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  • Anjali Patel, Zoe Nicholson, Mary Ramsey and Hannah Slater.

    David J. Morrows Fellows

    Anjali Patel, Zoe Nicholson, Mary Ramsey and Hannah Slater.

Morrow Fellows study business journalism at SABEW Fall Conference

Posted November 26, 2018
By Mary Ramsey and Hannah Slater

Four USC students spent two days in New York City in October learning about business journalism from industry experts and networking with journalists in the city.

The group represented the School of Journalism and Mass Communications at the 2018 SABEW Fall Conference as David J. Morrow Fellows. They are all seniors majoring in multimedia or broadcast journalism, including the two authors of this piece.

The students were joined by Michelle LaRoche, the Baldwin Business and Financial Chair in Journalism at the SJMC.

Multimedia journalism student Zoe Nicholson applied for the program after hearing about the application in a class with LaRoche. Although she hadn’t previously considered pursuing business journalism, she said she was inspired to learn more by conference speakers such as Cheddar TV founder Jon Steinberg. 

“I felt like I was really just starting to dip my toes into this whole different world of business journalism,” Nicholson said.

In addition to attending the SABEW conference, students spent an evening with young journalists based in New York at organizations such as Time, Reuters and The Wall Street Journal.

“It really made the idea of working at a national publication or on big issues seem a lot more accessible,” Nicholson said.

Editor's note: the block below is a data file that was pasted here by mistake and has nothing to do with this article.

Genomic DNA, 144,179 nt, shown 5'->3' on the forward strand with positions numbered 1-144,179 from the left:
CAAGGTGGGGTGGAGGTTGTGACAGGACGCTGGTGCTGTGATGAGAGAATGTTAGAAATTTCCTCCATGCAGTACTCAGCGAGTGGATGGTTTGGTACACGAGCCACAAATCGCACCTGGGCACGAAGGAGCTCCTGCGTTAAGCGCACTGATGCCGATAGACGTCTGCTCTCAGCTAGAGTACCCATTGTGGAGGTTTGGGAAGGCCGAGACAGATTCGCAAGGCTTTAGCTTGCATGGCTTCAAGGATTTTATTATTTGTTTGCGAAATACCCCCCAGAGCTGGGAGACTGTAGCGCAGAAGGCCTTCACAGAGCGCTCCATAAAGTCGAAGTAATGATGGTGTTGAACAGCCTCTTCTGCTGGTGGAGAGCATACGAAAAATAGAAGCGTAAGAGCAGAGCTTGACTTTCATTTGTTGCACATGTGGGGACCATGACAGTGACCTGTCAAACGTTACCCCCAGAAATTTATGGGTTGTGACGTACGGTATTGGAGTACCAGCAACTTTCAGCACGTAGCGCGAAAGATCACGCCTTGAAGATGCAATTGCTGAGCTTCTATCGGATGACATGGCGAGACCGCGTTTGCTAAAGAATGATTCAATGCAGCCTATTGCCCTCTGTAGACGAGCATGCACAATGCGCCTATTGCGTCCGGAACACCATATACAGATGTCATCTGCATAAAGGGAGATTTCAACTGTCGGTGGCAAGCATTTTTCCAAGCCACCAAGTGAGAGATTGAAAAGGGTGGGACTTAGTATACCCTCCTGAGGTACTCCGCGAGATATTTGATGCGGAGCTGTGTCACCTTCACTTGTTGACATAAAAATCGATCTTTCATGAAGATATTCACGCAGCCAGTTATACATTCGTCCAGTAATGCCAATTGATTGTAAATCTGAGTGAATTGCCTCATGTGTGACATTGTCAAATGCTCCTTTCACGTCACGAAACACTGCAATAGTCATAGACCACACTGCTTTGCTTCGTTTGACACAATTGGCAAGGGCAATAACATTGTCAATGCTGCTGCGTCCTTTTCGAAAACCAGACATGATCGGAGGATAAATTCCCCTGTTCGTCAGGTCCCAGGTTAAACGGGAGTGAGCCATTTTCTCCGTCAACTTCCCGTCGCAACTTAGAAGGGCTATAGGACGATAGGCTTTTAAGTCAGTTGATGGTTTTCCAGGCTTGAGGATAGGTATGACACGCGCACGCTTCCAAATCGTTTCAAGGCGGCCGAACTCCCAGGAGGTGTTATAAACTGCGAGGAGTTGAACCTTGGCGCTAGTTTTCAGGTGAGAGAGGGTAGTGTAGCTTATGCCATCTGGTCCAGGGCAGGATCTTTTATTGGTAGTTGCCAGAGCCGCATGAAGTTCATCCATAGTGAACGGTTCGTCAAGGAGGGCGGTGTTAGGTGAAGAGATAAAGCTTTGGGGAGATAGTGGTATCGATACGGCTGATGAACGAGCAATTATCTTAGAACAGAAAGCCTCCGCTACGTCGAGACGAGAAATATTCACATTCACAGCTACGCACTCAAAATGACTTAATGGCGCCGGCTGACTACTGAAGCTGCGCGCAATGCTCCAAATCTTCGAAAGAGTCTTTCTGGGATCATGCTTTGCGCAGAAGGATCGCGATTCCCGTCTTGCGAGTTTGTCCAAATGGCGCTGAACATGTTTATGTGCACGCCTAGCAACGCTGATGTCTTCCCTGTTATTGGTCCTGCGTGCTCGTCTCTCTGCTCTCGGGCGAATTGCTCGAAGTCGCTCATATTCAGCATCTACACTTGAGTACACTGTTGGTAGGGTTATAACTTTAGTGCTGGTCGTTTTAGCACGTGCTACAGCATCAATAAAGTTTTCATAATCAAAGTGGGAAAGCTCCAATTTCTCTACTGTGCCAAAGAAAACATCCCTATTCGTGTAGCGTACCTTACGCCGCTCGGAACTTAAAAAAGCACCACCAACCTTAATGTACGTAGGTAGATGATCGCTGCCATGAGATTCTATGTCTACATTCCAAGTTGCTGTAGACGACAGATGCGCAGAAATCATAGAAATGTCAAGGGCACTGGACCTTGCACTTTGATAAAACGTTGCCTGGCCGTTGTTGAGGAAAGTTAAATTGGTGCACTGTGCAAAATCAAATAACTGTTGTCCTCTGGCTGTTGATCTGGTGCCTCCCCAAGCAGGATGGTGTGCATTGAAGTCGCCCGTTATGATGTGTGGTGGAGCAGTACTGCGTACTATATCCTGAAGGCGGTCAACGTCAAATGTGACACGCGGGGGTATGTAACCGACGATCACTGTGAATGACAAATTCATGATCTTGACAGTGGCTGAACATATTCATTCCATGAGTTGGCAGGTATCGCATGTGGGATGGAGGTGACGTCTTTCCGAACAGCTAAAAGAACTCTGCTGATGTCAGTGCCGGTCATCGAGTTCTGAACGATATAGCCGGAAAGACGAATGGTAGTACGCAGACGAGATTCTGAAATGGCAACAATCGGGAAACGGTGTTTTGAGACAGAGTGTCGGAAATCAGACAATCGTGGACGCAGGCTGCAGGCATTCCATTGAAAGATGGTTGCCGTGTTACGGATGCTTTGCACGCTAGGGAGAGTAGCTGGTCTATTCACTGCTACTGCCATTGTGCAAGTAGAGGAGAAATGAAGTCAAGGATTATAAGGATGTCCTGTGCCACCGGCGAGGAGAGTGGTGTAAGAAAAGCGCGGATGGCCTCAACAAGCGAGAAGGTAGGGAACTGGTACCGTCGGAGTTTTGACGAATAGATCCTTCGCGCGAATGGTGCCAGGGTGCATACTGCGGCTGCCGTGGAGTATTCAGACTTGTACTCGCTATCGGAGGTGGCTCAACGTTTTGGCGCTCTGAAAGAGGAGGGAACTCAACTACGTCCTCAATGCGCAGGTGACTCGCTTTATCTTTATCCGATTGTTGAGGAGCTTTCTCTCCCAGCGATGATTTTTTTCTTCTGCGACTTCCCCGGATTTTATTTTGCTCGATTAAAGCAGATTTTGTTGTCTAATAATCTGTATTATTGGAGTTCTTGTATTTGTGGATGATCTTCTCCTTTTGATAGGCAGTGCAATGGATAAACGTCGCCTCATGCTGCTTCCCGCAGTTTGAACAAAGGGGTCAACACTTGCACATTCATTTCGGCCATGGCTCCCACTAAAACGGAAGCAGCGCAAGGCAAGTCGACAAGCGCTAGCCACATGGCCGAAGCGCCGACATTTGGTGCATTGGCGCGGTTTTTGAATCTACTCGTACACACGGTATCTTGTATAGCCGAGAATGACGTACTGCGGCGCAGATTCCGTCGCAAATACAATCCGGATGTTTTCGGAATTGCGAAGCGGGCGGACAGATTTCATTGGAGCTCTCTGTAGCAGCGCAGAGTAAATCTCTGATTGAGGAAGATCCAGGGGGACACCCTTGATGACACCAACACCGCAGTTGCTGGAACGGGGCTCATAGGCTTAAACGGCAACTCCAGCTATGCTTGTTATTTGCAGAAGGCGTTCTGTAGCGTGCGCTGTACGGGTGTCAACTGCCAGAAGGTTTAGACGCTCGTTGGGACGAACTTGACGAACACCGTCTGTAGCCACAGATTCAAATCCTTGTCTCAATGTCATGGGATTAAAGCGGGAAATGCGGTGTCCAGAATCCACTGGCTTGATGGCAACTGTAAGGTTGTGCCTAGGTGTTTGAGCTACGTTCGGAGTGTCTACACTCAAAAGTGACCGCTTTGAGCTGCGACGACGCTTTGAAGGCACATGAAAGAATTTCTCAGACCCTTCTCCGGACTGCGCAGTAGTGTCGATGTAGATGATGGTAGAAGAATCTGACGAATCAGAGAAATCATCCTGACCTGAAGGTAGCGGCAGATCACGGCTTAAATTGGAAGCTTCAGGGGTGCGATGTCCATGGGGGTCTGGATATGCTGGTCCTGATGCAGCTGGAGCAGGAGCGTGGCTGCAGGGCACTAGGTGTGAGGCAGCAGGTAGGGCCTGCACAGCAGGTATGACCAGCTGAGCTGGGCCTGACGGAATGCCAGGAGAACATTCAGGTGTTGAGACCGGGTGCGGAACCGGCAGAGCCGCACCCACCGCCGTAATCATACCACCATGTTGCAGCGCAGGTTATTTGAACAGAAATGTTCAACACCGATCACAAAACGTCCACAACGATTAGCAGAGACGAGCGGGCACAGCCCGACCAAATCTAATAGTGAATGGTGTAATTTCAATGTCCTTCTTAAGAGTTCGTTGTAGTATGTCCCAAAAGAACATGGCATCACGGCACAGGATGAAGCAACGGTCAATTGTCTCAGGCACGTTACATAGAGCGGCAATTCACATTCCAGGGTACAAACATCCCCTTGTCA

Fellow multimedia journalism student Mary Ramsey enjoyed the networking opportunities and learning more about how professional newsrooms operate during visits to The Wall Street Journal and NBC. 

“As much as we do learn in the classroom, there’s really no substitute for seeing how things work first hand,” Ramsey said. “I think hearing lots of different approaches helps you to figure out what you want your approach to be.”

Nicholson, who graduates in May, said she hopes future students who haven’t previously considered business journalism will consider applying for the Morrow fellowship.

“Just go for it … you’re not gonna know unless you try,” she said.

Multimedia journalism student Hannah Slater, who graduates in December, decided to attend the conference to add another skill to her repertoire. She now considers business journalism a possible avenue for her career path.

“I guess, to me, business journalism always seemed sort of monotonous, definitely important, but not necessarily something I wanted to focus on,” Slater said. “The SABEW conference quickly made me realize that business journalism can be just as interesting as any other form of journalism; it’s just a matter of looking at the subject in a way that not only interests you, but also your reader.”

Broadcast journalism student Anjali Patel also attended the conference with the goal of learning more about a part of the field completely outside her comfort zone.

“I never realized how there is an economic angle to nearly every story,” Patel said. “This conference showed me that money is at the root of many stories, and it’s important to know how to properly cover these stories and which angle to take.”

Patel, who will also graduate in May, said the SABEW conference was an experience that will only enhance the scope of her journalistic abilities.

The Morrow program is named after business journalist David J. Morrow, a USC SJMC alumnus who passed away in 2010 after a battle with cancer. Past fellows include Washington Post White House Correspondent Josh Dawsey, Post and Courier Projects Reporter Thad Moore and Charlotte Observer Business Reporter Cassie Cope.

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